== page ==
When an American police officer thought he could play a Taylor Swift song to stop a Black Lives Matter protester filming their conversation and uploading it to YouTube, the plan went about as well as you’d expect.

The video was successfully uploaded to the video sharing platform on Thursday, and shows James Burch, from an organisation known as the Anti Police-Terror Project (APTP) outside the court where a hearing was being held over the killing of Steven Taylor.

Taylor, 33, was fatally shot by police in California after he wielded a baseball bat inside a Walmart in April last year.

According to The Guardian, the authorities said Taylor suffered a shot to the upper torso and police tried to deploy their Tasers at multiple points during the interaction.

The attorney representing Taylor’s family, however, claims that he was going through a mental health crisis at the time, having previously suffered from paranoid schizophrenia and bipolar disorder.

Jason Fletcher, a San Leandro police officer, appeared in court on Tuesday for his preliminary hearing, after he was charged with voluntary manslaughter over Taylor’s death.

It was this incident which Mr Burch was protesting about in the video, but was approached by Sgt David Shelby over a banner they had displayed at the scene.

“So you’re saying there’s a genuine concern we have that someone’s going to trip on the banner,” asked Mr Burch.

Sgt Shelby later responded: “Let’s go back to the beginning. It was on the walls, right? You removed it from the walls, now you put it here. What is the difference?”

As Mr Burch continued to challenge Sgt Shelby’s argument, the officer was seen reaching into his pocket and pulling out his phone, which then started playing Taylor Swift.

“Blank Space”, to be precise. A classic.

Upon hearing Taylor Swift’s beautiful harmonies, Mr Burch said: “I don’t know- I don’t know why we’re- Are we having a dance party now?”

“No sir,” was Sgt Shelby’s reply.

The person recording the video, identified only as Rebecca, also noticed the music, and can be heard asking: “Did you- Are you playing pop music to drown out the conversation?”

Mr Burch goes on to add: “He doesn’t want you recording so he’s playing music in the back.”

“You can record all you want. I just know it can’t be posted on YouTube,” Sgt Shelby claimed.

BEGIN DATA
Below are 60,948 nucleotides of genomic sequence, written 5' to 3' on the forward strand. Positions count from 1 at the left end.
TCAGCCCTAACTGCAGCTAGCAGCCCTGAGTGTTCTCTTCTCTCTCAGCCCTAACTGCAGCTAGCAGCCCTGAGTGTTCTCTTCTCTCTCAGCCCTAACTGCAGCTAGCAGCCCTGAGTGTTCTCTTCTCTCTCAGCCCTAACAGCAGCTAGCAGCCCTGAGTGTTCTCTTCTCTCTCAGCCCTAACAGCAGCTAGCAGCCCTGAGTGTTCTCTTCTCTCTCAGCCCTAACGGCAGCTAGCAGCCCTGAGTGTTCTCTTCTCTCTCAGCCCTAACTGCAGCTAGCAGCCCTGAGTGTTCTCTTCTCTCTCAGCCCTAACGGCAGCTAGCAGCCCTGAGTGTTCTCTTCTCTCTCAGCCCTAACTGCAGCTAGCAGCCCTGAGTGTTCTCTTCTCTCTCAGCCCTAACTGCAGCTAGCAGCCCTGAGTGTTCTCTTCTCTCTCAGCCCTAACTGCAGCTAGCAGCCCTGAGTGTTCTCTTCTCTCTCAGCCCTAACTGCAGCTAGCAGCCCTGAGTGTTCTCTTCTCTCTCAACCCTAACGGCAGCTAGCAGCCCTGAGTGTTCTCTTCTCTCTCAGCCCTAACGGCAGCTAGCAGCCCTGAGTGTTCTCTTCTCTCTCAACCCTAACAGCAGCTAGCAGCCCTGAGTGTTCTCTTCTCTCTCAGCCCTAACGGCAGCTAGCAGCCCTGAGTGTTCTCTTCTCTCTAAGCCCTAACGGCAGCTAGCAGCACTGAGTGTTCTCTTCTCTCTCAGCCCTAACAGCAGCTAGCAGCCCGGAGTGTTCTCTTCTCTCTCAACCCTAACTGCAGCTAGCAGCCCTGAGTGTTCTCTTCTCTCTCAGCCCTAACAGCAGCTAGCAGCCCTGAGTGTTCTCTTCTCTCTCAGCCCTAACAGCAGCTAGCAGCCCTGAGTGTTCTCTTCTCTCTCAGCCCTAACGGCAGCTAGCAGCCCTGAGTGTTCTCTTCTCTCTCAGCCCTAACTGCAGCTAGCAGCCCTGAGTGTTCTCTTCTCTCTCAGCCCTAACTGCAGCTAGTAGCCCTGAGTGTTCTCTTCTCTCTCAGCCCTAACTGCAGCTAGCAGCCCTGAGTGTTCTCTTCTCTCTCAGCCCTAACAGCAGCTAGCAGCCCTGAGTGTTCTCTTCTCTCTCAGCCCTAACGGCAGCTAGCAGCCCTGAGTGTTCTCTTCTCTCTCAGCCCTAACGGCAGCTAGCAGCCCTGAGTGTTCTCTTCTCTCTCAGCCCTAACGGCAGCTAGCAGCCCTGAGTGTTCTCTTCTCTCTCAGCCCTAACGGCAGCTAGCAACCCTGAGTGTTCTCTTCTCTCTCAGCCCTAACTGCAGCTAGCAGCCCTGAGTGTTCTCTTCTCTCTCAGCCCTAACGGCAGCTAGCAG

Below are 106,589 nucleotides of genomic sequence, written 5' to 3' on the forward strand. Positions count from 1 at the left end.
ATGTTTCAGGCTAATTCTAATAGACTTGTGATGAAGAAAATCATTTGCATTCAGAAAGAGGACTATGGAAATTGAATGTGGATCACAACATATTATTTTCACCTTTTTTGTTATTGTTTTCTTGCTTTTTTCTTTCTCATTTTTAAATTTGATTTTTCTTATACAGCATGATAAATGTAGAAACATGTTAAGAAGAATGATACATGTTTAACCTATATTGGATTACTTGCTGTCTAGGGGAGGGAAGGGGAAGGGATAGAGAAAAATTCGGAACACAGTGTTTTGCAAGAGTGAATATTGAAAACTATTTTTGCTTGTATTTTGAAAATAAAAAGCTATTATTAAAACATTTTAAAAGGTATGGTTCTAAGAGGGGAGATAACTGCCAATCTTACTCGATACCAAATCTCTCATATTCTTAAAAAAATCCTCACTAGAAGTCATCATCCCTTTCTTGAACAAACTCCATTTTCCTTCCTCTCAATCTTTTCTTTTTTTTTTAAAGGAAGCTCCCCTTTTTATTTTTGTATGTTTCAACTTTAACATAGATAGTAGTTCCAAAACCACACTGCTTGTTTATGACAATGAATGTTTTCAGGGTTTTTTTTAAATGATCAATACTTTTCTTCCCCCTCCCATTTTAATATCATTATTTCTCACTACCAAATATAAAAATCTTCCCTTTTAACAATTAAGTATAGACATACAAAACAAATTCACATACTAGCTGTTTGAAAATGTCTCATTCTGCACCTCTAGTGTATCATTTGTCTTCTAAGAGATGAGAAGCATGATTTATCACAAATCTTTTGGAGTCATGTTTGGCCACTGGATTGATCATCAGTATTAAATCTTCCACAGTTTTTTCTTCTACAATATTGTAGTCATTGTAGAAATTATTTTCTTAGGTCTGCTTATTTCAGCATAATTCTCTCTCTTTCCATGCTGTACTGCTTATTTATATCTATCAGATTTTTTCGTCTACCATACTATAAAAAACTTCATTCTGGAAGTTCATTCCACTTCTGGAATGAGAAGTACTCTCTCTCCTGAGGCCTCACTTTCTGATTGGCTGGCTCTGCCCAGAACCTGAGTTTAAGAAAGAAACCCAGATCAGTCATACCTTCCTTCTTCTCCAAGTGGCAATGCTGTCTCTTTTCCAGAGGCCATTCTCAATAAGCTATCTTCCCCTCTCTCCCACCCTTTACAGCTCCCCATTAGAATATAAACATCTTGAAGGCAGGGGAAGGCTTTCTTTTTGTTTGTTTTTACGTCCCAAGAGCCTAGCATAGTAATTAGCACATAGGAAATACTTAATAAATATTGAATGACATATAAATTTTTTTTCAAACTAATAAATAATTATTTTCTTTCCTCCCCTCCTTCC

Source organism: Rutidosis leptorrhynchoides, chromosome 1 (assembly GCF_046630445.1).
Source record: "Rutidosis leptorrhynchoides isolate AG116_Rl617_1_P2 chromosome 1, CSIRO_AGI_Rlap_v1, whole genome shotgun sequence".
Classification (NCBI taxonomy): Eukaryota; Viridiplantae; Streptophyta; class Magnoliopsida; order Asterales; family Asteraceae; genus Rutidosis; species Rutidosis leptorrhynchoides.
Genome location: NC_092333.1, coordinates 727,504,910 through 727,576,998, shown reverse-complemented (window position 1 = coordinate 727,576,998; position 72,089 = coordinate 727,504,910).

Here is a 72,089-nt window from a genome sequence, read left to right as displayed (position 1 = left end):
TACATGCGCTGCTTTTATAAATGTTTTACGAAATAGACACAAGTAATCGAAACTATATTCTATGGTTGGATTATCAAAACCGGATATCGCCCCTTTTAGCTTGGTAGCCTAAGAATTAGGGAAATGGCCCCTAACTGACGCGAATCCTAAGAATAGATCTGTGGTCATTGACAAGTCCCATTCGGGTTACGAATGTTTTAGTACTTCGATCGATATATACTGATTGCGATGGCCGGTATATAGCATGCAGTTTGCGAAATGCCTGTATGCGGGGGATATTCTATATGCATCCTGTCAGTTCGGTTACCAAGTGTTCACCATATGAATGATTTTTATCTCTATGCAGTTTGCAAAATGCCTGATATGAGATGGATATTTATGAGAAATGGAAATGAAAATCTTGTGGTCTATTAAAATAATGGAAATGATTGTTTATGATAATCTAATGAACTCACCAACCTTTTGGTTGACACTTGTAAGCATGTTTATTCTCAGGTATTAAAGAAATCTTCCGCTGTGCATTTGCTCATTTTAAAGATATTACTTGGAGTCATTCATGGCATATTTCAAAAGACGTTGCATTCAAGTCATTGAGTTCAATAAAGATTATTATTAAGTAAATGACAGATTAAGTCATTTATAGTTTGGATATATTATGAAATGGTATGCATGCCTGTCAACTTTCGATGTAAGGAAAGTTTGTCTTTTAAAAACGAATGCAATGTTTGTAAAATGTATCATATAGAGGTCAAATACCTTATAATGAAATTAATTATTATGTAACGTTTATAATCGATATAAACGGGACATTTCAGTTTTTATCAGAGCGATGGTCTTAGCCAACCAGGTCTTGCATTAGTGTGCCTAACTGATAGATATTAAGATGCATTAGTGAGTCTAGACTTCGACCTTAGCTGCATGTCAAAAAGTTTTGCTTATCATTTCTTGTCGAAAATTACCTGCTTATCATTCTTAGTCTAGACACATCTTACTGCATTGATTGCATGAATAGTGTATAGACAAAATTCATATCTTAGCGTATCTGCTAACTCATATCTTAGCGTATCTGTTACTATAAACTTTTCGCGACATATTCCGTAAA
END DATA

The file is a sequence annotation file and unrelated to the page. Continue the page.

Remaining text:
Yet it most definitely could - and was.

It’s likely the officer was referring to copyrighted music, and the platform’s stance around using songs from mainstream artists in video content. If a video uses copyrighted material, it may receive an automatic ‘Content ID claim’ from YouTube and be blocked from the platform – as per YouTube’s copyright policies.

More recently, however, YouTube pledged to take action against manual copyright claims which focus on unintentional music which features in a video.

“Going forward, our policies will forbid copyright owners from using our Manual Claiming tool to monetize creator videos with very short or unintentional uses of music. This change only impacts claims made with the Manual Claiming tool, where the rightsholder is actively reviewing the video.

“Claims created by the Content ID match system, which are the vast majority, are not impacted by this policy,” reads a blog post from YouTube published in August 2019.

With the video now staying up on the platform, it has now gained more than 390,000 views – and people have been, ahem, ‘Swift’ to ridicule the officer’s actions.

“This would have been unwatchable without the fun soundtrack,” wrote one commenter.

Another added: “’You can’t play this on YouTube.’ Narrator: clears throat.”

“’I’m playing my music so that you can’t post on YouTube.’ (Curb Your Enthusiasm theme song plays),” typed a third, referencing a popular meme.

To make matters worse for the sergeant, KTVU reports that he will now be investigated by senior officials over the incident, with the issue sent to Internal Affairs.

A spokesperson for the police department, Sgt Ray Kelly, said his actions were “not something we condone or approve. We have a code of conduct all officers must follow.

“We have a code of conduct that governs how we should act in public. This video brings that behaviour into question. This is not acceptable.

“We’ve never seen this before. It’s not a good look for us,” he said.

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